The wife of the American pastor held in Iran was able to hand-deliver a letter Monday to the delegation of Iran’s new president, in New York to attend the opening of the U.N General Assembly, asking for her husband’s quick release.
Naghmeh Abedini, the wife of Pastor Saeed Abedini, who has been held in Iran for almost a year for his Christian faith, traveled from her home in Boise, Idaho this week to New York. Once there, she was able to approach Iranian President Hassan Rowhani’s delegation in their hotel lobby and pass them the note, according to her attorneys.
Rowhani, a cleric and “moderate,” took office in August and has created a buzz about potential talks between his nation and the U.S. He traveled with his delegation to the annual U.N. General Assembly opening.
Abedini’s attorneys were hopeful that Rowhani would show clemency in cases of religious persecution.
Iran said Monday it had freed 80 political prisoners. The announcement came just hours after Rowhani departed for New York.
Last week news broke that the Iranian regime had released 11 other political prisoners, including some celebrated human rights activists, politicians and journalists.
“While the release of these prisoners of conscience is a welcomed humanitarian gesture from the new Iranian regime, Iran must release Pastor Saeed Abedini – a U.S. citizen – wrongly imprisoned for his faith,” said Jordan Sekulow, executive director of the American Center for Law and Justice, which represents Abedini’s wife and their two children.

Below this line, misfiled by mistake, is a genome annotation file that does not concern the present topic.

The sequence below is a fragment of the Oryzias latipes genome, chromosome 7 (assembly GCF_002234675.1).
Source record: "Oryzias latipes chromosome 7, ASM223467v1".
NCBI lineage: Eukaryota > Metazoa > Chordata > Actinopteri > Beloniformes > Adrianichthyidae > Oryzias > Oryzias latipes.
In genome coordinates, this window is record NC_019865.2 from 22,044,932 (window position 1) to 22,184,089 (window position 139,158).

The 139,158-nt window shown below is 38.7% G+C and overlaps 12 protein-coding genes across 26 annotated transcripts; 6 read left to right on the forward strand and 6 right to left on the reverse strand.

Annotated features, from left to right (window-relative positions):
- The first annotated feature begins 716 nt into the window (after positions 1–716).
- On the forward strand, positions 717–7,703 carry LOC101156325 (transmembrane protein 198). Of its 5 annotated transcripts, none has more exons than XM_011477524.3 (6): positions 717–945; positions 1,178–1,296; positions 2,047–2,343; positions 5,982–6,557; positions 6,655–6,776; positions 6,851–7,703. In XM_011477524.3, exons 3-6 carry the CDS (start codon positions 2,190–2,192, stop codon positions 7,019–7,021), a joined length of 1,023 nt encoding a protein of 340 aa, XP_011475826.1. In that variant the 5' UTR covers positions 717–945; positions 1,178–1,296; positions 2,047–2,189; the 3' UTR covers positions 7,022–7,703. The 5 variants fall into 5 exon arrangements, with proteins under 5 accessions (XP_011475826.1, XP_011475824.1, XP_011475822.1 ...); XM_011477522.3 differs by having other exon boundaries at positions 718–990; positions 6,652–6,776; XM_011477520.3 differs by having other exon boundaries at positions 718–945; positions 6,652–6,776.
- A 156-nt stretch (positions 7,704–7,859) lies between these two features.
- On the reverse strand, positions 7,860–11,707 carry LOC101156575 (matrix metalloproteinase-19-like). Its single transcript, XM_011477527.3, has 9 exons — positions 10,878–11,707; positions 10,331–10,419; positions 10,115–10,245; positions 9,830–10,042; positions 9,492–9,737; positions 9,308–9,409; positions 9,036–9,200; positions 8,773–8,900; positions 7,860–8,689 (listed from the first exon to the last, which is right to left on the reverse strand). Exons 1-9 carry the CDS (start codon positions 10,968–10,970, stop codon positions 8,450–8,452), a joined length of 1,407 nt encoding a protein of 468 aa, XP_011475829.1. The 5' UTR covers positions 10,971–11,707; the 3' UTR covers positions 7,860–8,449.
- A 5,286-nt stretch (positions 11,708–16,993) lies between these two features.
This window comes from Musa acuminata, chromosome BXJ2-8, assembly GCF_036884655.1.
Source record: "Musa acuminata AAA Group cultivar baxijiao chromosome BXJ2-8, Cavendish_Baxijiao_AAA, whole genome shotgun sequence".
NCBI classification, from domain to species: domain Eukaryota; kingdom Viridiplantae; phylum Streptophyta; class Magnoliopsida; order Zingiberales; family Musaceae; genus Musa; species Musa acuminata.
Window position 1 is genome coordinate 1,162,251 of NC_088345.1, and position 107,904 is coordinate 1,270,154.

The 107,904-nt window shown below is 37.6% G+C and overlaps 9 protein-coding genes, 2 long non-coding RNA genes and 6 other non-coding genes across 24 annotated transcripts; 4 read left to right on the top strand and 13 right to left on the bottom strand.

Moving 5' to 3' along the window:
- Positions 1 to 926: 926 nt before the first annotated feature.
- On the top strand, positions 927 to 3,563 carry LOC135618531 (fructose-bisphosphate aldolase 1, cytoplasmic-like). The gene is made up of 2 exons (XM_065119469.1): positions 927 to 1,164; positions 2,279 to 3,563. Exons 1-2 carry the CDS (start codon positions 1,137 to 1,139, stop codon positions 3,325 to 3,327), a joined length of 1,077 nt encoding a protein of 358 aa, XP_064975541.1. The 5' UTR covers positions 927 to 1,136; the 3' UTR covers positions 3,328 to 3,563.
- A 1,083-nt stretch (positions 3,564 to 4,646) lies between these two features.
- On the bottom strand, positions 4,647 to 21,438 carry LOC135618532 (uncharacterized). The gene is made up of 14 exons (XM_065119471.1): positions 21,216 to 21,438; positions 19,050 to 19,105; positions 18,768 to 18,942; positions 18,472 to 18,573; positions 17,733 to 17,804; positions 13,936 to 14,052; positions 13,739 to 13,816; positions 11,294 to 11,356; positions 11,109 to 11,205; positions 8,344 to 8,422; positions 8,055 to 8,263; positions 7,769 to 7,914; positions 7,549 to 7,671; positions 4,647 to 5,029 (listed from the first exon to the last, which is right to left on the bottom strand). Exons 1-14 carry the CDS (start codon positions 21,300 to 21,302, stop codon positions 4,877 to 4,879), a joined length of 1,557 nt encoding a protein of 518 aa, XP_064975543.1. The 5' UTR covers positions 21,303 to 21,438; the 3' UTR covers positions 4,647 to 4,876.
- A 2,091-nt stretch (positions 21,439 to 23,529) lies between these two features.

Last month, an Iranian court rejected an appeal from Abedini and refused to reduce the eight-year prison term his supporters believe is tantamount to a death sentence, according to his family and lawyers.
Abedini, 33, an American citizen who left his wife and two children behind in the U.S., has been held in Iran’s Evin Prison following his arrest. His supporters say he has been beaten and tortured in the prison, and that he was only in Iran to try to start a secular orphanage.
Thursday is the one-year anniversary of his imprisonment.
Abedini had been making one of his frequent visits to see his parents and the rest of his family in Iran, his native country, where he spent many years as a Christian leader and community organizer developing Iran's underground home church communities for Christian converts.
On this last trip, the Iranian government pulled him off a bus and said he must face a penalty for his previous work as a Christian leader in Iran.
Although Obama has not spoken out on Abedini's plight, the State Department has condemned his continued imprisonment.
Lisa Daftari is a Fox News contributor specializing in Middle Eastern affairs.